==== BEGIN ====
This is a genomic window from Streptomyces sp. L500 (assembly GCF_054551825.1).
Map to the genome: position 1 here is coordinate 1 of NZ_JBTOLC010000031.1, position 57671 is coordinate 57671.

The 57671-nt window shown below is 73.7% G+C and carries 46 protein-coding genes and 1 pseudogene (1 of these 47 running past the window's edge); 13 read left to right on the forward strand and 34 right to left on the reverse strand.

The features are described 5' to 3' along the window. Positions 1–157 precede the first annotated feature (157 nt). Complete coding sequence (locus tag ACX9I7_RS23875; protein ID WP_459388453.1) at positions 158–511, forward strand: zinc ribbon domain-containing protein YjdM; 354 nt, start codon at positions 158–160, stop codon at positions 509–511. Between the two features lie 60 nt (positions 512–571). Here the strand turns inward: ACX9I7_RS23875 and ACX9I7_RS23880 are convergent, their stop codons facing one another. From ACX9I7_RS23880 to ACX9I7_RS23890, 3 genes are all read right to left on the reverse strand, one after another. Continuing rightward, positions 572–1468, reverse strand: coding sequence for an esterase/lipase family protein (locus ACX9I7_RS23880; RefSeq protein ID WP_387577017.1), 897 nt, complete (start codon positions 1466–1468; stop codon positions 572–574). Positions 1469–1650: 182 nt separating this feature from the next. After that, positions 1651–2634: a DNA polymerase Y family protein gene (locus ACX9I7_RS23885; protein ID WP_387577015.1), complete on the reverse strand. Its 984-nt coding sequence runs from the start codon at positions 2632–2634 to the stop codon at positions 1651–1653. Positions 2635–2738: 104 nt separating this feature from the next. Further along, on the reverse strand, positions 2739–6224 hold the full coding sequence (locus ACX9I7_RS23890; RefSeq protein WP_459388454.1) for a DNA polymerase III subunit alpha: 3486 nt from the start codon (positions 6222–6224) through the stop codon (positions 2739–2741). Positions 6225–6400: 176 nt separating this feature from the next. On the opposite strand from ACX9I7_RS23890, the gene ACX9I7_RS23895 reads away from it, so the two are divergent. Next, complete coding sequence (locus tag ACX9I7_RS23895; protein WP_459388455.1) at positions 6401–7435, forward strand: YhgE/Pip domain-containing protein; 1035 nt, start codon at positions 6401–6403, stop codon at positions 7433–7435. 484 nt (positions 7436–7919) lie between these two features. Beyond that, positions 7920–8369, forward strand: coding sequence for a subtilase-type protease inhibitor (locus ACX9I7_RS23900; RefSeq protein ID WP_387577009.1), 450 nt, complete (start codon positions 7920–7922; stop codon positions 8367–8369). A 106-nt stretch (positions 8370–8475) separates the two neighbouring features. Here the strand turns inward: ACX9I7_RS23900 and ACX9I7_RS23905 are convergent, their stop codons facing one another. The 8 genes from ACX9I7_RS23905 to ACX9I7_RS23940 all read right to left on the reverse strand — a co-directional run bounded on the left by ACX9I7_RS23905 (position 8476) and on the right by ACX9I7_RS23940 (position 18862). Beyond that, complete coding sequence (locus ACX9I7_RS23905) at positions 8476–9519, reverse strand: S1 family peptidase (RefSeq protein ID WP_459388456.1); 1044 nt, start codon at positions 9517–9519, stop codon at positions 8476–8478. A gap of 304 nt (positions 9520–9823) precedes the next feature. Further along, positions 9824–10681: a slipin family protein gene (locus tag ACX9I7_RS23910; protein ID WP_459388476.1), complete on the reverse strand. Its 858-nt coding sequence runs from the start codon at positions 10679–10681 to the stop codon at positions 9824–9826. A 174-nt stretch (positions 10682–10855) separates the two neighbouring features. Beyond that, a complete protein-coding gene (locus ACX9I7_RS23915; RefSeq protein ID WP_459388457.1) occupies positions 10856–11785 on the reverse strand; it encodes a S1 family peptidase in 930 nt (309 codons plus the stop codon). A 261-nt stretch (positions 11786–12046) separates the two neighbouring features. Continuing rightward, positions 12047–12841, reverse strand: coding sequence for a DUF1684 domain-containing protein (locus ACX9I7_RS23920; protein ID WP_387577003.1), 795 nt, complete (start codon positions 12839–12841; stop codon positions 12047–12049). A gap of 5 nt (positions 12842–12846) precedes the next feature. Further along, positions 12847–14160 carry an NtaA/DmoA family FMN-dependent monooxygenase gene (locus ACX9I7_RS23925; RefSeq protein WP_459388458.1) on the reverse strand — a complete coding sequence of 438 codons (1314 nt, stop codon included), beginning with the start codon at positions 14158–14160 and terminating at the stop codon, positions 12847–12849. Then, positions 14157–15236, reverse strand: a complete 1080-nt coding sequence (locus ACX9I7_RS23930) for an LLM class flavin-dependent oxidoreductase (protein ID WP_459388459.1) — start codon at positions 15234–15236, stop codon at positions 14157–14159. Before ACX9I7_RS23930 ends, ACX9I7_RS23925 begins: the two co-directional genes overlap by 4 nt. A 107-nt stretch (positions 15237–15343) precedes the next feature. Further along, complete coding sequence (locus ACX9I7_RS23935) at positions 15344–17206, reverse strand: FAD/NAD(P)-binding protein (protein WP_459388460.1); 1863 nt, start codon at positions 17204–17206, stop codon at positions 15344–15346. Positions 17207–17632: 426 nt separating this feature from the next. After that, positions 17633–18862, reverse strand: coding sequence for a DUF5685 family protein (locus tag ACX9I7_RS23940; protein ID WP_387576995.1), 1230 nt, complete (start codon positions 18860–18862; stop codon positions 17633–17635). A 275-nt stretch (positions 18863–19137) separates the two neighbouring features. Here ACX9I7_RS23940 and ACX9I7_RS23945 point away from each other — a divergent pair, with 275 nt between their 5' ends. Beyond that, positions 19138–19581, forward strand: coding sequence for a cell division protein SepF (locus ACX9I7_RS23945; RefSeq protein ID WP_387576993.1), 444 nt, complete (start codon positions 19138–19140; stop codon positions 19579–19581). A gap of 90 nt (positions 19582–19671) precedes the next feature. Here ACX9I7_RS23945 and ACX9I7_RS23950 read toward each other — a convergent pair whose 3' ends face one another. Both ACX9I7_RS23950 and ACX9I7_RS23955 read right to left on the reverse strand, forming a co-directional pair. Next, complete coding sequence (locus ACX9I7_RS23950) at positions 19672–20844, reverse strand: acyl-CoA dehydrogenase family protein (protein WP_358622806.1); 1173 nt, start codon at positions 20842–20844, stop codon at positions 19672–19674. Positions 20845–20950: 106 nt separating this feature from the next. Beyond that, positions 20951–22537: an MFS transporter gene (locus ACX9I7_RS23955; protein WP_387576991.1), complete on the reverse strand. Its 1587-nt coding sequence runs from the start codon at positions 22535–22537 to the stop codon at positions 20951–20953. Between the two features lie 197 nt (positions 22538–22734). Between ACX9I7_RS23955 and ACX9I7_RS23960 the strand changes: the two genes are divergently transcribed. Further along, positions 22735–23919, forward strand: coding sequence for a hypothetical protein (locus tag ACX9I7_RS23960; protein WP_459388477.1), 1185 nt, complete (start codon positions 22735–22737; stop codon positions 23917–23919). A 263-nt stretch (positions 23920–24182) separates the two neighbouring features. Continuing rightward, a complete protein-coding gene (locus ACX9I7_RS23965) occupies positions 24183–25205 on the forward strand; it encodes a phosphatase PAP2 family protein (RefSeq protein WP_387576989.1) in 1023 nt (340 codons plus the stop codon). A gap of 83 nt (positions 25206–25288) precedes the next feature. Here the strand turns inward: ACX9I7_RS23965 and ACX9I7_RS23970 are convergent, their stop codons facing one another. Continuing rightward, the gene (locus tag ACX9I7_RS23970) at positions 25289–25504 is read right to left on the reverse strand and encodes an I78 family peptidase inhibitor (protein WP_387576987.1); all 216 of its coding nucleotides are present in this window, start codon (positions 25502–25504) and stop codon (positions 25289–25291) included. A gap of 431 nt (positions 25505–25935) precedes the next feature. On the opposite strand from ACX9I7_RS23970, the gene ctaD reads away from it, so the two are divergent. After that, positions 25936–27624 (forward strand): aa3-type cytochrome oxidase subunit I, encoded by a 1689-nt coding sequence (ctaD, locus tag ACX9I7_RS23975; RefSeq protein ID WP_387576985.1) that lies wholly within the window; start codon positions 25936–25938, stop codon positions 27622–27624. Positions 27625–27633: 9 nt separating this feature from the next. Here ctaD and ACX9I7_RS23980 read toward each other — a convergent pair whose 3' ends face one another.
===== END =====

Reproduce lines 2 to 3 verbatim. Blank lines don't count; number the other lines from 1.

Map to the genome: position 1 here is coordinate 1 of NZ_JBTOLC010000031.1, position 57671 is coordinate 57671.

The 57671-nt window shown below is 73.7% G+C and carries 46 protein-coding genes and 1 pseudogene (1 of these 47 running past the window's edge); 13 read left to right on the forward strand and 34 right to left on the reverse strand.